No problem at all. That’s what these forums are for.
Again, my hearing is a lot like yours. We are both what audiologists call “hard to fit patients”. We have profound loss aka deafness in the mid-to-high pitches (2000 Hz and up), and no hearing aid on the market can change that. With patients with profound hearing loss, the plan is to try to block up the ear canal with a tightly-fitting mold (as opposed to an open-fit mold), which traps in all the sound and allows for higher gain. The problem with this for patients like us is that hearing is simply too far gone in the mid-to-highs to get much benefit from massive amplification in these pitches, and the processing of the sound results in distortion, like piping everything through a loudspeaker. The reality is that I’ve never worn a pair of hearing aids that I truly liked, although the pair that I have on trial is alright.
I’m currently on trial with a pair of Naida S CRT V’s with an extra large vent in the molds, per my request. I trialed the Naida S CRT IX’s (some of the most advanced hearing aids on the market), but I found I wasn’t getting anything extra from the bells and whistles on those ones. The Naidas have great feedback control mechanisms, which is the only reason I could get away with the large vent. With the large vent, the low pitches reach my ear without any processing, resulting in more natural sound. The hearing aids amplify the mids and highs without touching the lows, which is the way I want them to work. Also, the occlusion (which I hate) is greatly reduced. The only problem is that I don’t really know how much benefit I am getting from them. The Naidas provide a good amount of gain, but as I said above, there is simply no amount of amplification that will allow me to process sound at 2000 Hz where my loss is 110 dB+. Effectively, these aids attempt to target the pitches between 500-1500 Hz where I have hearing loss, but not nerve-cell death. If they provide improvement, it is marginal. I need to make a decision in the next 2 weeks on whether I want to keep them.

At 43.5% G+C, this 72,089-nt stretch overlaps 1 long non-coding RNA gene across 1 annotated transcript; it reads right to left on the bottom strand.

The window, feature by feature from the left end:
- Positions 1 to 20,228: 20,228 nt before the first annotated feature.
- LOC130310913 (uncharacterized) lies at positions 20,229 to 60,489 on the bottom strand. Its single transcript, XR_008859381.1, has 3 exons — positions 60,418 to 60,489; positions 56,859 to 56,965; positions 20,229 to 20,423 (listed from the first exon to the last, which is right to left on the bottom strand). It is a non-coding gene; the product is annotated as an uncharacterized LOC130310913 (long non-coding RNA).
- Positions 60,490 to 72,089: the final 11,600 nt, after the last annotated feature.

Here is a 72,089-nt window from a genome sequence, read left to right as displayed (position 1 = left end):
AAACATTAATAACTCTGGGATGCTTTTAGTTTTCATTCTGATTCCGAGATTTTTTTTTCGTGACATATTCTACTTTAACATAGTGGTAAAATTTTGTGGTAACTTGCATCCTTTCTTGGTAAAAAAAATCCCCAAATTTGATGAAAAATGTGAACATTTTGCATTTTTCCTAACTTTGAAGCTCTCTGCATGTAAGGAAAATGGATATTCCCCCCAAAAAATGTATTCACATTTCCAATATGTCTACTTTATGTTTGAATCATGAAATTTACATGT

Going forward, you and I are in a tough position. Sharp ski-slope hearing losses aren’t getting any easier to treat, and our hearing bottoms out in the profound category. Middle-ear-implants show some promise because they can provide more gain and more “natural” sound than hearing aids, but ultimately we have to come to grips with the fact that with 100+ dB of loss at 2000-4000 Hz, these are cochlear “dead zones” and no hearing aid or middle-ear-implant will result in us comprehending speech in those pitches. Recently, my audiologist said that looking at my audiogram and history, I was trending towards getting a cochlear implant sometime within the next decade. In the past, I had rejected that idea, but I can see myself going down that path if my hearing continues to deteriorate. My audi said that bimodal patients (with a cochlear implant in one ear and a hearing aid in the other) can regularly achieve word recognition and speech discrimination scores well above what I’m getting now with hearing aids. Another thing to look at is short electrode cochlear implants, which attempt to use “soft surgery” methods and a shorter electrode in order to preserve low-pitch hearing in cochlear implantees. The problem with any cochlear implant is amount of rehab required, retraining your brain to associate electrical impulses with various sounds. It is a very difficult process and it’ll never sound truly “natural”.
I would recommend that you find a really good audiologist in your area who works with all kinds of patients, from hearing aid patients to cochlear implant recipients and even middle-ear-implantees if possible. Unfortunately, as I mentioned above, there is no “fix” for our kind of hearing loss, but you should give some of the better hearing aids a trial in order to find your best fit. In terms of middle-ear-implants, there is also a product out there called the Ototronix Maxum, which is similar to the Esteem but cheaper. It’s worth a look, although it is tough to find a whole lot of information about it.
Let me know if you have any more questions.